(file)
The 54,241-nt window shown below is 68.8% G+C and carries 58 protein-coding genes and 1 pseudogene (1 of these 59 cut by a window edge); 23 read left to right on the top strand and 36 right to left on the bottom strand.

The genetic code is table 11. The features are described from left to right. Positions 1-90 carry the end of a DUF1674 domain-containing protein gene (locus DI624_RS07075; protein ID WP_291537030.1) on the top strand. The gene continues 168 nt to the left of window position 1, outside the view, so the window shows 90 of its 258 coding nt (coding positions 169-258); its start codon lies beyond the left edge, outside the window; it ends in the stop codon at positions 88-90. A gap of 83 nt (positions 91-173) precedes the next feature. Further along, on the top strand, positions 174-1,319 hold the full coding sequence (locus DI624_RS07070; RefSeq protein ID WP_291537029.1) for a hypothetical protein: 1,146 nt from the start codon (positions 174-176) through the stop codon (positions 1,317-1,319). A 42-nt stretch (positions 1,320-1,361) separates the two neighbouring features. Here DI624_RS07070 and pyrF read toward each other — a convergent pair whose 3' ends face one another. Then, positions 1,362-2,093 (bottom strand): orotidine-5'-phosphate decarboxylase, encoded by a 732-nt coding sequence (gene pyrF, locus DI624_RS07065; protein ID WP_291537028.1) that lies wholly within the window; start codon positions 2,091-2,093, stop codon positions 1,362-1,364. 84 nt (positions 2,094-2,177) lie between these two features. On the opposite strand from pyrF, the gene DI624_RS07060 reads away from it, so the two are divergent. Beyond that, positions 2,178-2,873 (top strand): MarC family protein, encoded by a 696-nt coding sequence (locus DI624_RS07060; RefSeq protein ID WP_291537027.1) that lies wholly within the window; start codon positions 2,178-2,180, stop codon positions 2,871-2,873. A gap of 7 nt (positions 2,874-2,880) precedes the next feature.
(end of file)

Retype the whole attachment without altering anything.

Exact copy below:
The 54,241-nt window shown below is 68.8% G+C and carries 58 protein-coding genes and 1 pseudogene (1 of these 59 cut by a window edge); 23 read left to right on the top strand and 36 right to left on the bottom strand.

The genetic code is table 11. The features are described from left to right. Positions 1-90 carry the end of a DUF1674 domain-containing protein gene (locus DI624_RS07075; protein ID WP_291537030.1) on the top strand. The gene continues 168 nt to the left of window position 1, outside the view, so the window shows 90 of its 258 coding nt (coding positions 169-258); its start codon lies beyond the left edge, outside the window; it ends in the stop codon at positions 88-90. A gap of 83 nt (positions 91-173) precedes the next feature. Further along, on the top strand, positions 174-1,319 hold the full coding sequence (locus DI624_RS07070; RefSeq protein ID WP_291537029.1) for a hypothetical protein: 1,146 nt from the start codon (positions 174-176) through the stop codon (positions 1,317-1,319). A 42-nt stretch (positions 1,320-1,361) separates the two neighbouring features. Here DI624_RS07070 and pyrF read toward each other — a convergent pair whose 3' ends face one another. Then, positions 1,362-2,093 (bottom strand): orotidine-5'-phosphate decarboxylase, encoded by a 732-nt coding sequence (gene pyrF, locus DI624_RS07065; protein ID WP_291537028.1) that lies wholly within the window; start codon positions 2,091-2,093, stop codon positions 1,362-1,364. 84 nt (positions 2,094-2,177) lie between these two features. On the opposite strand from pyrF, the gene DI624_RS07060 reads away from it, so the two are divergent. Beyond that, positions 2,178-2,873 (top strand): MarC family protein, encoded by a 696-nt coding sequence (locus DI624_RS07060; RefSeq protein ID WP_291537027.1) that lies wholly within the window; start codon positions 2,178-2,180, stop codon positions 2,871-2,873. A gap of 7 nt (positions 2,874-2,880) precedes the next feature.